Some terrible things were done in the war, by terrible people. Many were tried and sentenced, but most escaped the law and went back to their ordinary lives!Delete
Hels, Art and Architecture in my sidebar, wrote about Belarus as described here by Yael, in a post a few days ago.Delete
Thanks for the information Rachel'=,i'll go and read it now.Delete
I remember Oradour well and the horror we all felt at learning about it and the wondering how individual German soldiers who took part in the atrocity ever lived with themeselves afterwards.ReplyDelete
'Only obeying orders' Weave. As long as they kept repeating that, they were OK with themselves.Delete
I visited near out in 2005. I was apalled. I knew nothing of it.ReplyDelete
To see the burnt out houses, the bullet peppered church walls, inside the church, I might add, alongside telephone wires and tram lines where it seemed a team could arrive at any moment.
The memory will live with me forever.
It was just wonton slaughter. The previous day they had hanged 99 people in the town of Tulle. They must have enjoyed it.Delete
I do indeed know of that awful history, having researched it in association with a piece of militaria we have (came to conclusion chap selling it had added the story for "authenticity".ReplyDelete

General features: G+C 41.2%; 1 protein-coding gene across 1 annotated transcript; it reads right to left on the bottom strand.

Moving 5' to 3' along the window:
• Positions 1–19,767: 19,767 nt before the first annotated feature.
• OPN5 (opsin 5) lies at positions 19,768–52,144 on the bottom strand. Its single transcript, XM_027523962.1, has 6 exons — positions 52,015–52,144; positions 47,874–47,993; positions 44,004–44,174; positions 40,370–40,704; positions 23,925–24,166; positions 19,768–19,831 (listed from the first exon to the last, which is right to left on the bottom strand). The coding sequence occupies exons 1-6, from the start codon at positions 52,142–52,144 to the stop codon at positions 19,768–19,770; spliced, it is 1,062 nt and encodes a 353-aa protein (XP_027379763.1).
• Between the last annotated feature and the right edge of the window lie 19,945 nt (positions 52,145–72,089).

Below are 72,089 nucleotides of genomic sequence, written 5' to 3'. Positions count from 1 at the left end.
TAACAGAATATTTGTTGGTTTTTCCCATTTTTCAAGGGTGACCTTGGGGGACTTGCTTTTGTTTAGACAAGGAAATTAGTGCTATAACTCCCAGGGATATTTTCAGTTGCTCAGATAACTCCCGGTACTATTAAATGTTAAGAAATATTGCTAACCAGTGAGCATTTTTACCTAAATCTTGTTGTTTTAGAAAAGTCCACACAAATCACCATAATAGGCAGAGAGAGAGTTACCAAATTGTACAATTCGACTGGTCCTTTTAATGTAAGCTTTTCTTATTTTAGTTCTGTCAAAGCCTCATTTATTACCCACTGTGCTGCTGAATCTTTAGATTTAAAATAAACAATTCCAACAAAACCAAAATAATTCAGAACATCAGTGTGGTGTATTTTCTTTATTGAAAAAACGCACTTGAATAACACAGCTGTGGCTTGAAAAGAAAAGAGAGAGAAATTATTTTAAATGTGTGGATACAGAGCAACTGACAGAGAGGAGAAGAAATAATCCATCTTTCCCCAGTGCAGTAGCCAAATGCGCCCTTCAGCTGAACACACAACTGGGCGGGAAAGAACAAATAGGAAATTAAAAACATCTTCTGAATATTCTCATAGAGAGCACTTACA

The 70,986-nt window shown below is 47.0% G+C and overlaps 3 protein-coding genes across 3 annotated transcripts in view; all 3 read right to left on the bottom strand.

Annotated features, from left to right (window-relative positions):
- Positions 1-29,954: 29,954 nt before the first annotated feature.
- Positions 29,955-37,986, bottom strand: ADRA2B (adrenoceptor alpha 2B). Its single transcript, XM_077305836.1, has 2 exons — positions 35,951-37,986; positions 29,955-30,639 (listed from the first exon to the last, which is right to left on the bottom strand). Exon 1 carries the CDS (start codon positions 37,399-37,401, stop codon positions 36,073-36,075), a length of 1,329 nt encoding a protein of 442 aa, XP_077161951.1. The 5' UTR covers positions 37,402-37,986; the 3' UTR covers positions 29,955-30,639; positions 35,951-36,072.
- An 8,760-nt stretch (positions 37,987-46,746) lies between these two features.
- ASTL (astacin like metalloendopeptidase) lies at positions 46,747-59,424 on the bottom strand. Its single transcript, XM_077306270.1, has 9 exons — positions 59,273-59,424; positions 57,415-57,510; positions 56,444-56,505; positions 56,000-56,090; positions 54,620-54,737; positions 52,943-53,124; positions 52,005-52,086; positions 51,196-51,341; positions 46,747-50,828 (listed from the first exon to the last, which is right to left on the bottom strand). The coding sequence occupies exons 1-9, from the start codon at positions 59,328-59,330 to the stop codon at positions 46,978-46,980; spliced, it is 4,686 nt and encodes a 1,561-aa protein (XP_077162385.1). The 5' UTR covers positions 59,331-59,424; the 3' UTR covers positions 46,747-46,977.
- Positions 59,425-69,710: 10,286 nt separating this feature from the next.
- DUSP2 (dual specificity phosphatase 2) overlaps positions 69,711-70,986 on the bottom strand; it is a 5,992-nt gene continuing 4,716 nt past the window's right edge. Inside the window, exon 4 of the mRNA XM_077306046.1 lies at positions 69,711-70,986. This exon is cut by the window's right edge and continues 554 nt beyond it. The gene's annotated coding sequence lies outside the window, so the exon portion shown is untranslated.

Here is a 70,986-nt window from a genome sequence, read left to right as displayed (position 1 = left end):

Didn't know that about de Gaulle and bemused that suddenly at the end of the war he was a "hero".
And Pétain then became the accused, and was jailed for his part in all the collaboration, etc.Delete
I admit to being ignorant of de Gaulle's dubious history, although my other half has a keen interest in all things WWII related so probably could have told me. De Gaulle does not appear to have been a man of great integrity.ReplyDelete
And the fact that he opposed the UK's entry to the 'Common Market' tells you a lot about him.Delete
Well, I never knew that about De Gaulle. Thanks for the history lesson. Sounds like he needed more than the big slap that Macron received the other day.ReplyDelete
de Gaulle was an oddball; he ran away to England midst war, then ran back home again as a hero.Delete
I had read of this, but forgotten the name of the city. Cro, there's a blogger who lived in Paris during WWII. She has written her first post about it. Look for the blog Recollections of a Vagabonde.ReplyDelete
I'll have a look, thanks.Delete